Edison, Harry (“Sweets”)
- Edward Berger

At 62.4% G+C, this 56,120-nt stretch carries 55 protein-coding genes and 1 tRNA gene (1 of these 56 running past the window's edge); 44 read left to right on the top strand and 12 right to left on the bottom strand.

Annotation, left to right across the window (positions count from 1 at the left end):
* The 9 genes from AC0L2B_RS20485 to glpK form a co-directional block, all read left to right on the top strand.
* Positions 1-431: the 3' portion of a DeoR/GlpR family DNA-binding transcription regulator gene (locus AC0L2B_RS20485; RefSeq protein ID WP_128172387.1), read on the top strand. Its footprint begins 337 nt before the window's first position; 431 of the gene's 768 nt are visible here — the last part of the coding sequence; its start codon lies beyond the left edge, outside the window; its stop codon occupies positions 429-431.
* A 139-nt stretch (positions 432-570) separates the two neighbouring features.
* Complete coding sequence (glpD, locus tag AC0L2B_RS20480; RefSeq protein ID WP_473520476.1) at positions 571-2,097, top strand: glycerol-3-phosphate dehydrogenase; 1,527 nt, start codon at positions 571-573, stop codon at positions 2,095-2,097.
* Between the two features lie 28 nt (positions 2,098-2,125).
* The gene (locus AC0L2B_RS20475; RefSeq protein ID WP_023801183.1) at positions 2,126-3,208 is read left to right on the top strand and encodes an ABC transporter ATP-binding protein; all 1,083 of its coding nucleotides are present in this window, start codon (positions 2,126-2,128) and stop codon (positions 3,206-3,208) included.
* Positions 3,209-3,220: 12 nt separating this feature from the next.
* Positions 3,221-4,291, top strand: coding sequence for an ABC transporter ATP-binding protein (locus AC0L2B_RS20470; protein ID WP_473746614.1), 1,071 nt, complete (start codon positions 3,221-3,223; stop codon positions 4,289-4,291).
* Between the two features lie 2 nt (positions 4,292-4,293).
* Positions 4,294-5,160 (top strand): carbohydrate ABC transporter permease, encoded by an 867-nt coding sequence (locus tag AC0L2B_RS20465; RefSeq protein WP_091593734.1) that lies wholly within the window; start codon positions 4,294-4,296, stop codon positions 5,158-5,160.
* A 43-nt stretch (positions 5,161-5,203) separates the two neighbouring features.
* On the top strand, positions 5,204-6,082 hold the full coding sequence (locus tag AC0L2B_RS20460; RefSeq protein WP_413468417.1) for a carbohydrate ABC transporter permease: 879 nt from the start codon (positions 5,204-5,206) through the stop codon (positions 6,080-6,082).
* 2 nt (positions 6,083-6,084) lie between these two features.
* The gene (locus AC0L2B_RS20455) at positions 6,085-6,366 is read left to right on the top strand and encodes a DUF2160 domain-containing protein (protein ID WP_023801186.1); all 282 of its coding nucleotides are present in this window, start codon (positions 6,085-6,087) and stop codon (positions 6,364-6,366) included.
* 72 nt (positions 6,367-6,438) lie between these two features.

(b Columbus, OH, Oct 10, 1915; d Columbus, July 27, 1999). American jazz trumpeter. He spent his early childhood in Kentucky, where he was introduced to music by an uncle. At the age of 12 he moved back to Columbus where he began to play trumpet in local bands. In 1933 he joined the Jeter–Pillars band in Cleveland, and after a year moved with that group to St. Louis, where he spent the next two years. In 1937 he joined Lucky Millinder in New York, and six months later moved to the Count Basie Orchestra. The saxophonist Lester Young gave him the nickname Sweets. Edison became an important soloist with Basie and occasionally composed and arranged for him. Basie’s orchestra disbanded in 1950, and Edison pursued a varied career, leading his own groups, traveling with Jazz at the Philharmonic, and working freelance with other orchestras. In the early 1950s he settled on the West Coast where he became a sought-after studio musician. He also worked with Buddy Rich and toured with Frank Sinatra. He regularly led his own group in Los Angeles in the 1960s and rejoined Count Basie on several occasions. In the 1970s and early 1980s he traveled extensively, often with the saxophonist Eddie “Lockjaw” Davis. Edison’s playing reflected the directness and full tone of his original inspiration, Louis Armstrong. A highly original soloist, he preferred the middle register and employed a personal, spare, and often humorous style. He was noted for his perfect sense of timing and his manner of repeating a single note or phrase over several measures....